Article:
Carrying the parietal how pathway forward, visual information going along the dorsal pathway through the parietal cortex heads directly into the frontal cortex, where it can drive motor neurons in primary motor cortex, which can directly drive the muscles to produce overt motor actions. This completes the critical sensory-motor loop that lies at the core of all behavior. Motor control also critically involves many subcortical brain areas, including the basal ganglia and cerebellum. The rough division of labor between these areas is:
- Neocortex (parietal to frontal) -- does high-level metrical processing of sensory information, integrating multiple modalities and translating between different reference frames as necessary, to arrive at a range of possible responses to the current sensory environment.
- Basal Ganglia -- receives both sensory inputs and the potential responses being "considered" in frontal cortex, and can then trigger a disinhibitory Go signal that enables the best of the possible actions to get over threshold and actually drive behavior. This process of action selection is shaped by reinforcement learning -- the basal ganglia are bathed in dopamine, which drives learning in response to rewards and punishments, and also influences the speed of the selection process itself. Thus, the basal ganglia selects the action that is most likely to result in reward, and least likely to result in punishment. The amygdala plays a key role in driving these dopamine signals in response to sensory cues associated with reward and punishment.
- Cerebellum -- is richly interconnected with the parietal and motor cortex, and it is capable of using a simple yet powerful form of error-driven learning to acquire high-resolution metrical maps between sensory inputs and motor outputs. Thus, it is critical for generating smooth, coordinated motor movements that properly integrate sensory and motor feedback information to move in an efficient and controlled manner. It also likely serves to teach the parietal and motor cortex what it has learned.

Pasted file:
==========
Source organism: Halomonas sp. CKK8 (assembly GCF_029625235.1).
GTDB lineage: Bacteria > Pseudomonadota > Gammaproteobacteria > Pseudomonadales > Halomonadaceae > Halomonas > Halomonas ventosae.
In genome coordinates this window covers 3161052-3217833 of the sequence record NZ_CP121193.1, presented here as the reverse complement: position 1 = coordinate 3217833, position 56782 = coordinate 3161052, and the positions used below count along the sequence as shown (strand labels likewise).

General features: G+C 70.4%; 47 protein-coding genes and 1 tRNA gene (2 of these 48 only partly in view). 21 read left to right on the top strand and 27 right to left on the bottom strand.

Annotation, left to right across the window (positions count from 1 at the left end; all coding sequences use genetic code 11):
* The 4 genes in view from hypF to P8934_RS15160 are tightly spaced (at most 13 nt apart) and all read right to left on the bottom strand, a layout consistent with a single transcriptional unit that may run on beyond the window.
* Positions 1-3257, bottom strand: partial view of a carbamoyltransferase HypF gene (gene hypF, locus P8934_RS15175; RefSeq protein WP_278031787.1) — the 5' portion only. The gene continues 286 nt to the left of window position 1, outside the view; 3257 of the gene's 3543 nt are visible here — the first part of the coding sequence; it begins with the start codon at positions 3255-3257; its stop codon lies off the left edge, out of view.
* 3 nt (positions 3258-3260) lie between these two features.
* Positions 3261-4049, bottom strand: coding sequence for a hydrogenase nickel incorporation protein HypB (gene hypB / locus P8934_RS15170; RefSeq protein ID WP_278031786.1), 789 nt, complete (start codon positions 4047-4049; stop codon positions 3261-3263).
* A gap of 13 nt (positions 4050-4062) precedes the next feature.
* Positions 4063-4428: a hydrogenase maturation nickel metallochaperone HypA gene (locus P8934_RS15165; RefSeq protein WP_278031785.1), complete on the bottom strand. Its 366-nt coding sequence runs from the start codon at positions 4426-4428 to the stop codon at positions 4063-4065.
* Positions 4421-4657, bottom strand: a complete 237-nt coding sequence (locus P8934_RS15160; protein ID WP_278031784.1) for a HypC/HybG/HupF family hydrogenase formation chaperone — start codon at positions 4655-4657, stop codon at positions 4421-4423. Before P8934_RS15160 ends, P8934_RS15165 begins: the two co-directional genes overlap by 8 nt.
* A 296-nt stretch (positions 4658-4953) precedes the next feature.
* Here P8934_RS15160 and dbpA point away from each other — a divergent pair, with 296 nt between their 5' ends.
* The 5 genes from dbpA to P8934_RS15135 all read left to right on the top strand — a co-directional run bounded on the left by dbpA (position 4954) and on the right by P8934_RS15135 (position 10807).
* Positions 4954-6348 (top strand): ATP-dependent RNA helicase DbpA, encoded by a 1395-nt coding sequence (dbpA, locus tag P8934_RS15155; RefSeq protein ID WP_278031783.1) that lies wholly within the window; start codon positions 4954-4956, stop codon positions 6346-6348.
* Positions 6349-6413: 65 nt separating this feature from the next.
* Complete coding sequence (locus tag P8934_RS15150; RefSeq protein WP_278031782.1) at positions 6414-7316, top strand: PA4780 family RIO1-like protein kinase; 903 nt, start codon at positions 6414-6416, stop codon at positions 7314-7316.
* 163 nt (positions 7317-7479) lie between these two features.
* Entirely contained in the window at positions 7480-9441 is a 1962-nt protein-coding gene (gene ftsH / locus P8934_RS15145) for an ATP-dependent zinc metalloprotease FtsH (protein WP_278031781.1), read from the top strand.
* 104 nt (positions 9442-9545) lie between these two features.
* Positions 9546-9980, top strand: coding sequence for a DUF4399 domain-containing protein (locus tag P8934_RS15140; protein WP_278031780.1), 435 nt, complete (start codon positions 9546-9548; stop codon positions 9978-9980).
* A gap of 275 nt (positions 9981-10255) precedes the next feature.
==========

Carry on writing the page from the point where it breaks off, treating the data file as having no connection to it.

In Motor Control and Reinforcement Learning, we will see how dopamine signals shape basal ganglia learning and performance in a basic action selection task. Then, we'll explore a fascinating model of cerebellar motor learning in a virtual robot that performs coordinated eye and head movements to fixate objects -- this model shows how the error signals needed for cerebellar learning can arise naturally.
Interestingly, all of these "low level" motor control systems end up being co-opted by "higher level" executive function systems (e.g., the prefrontal cortex), so although some don't think of motor control as a particularly cognitive domain, it actually provides a solid foundation for understanding some of the highest levels of cognitive function!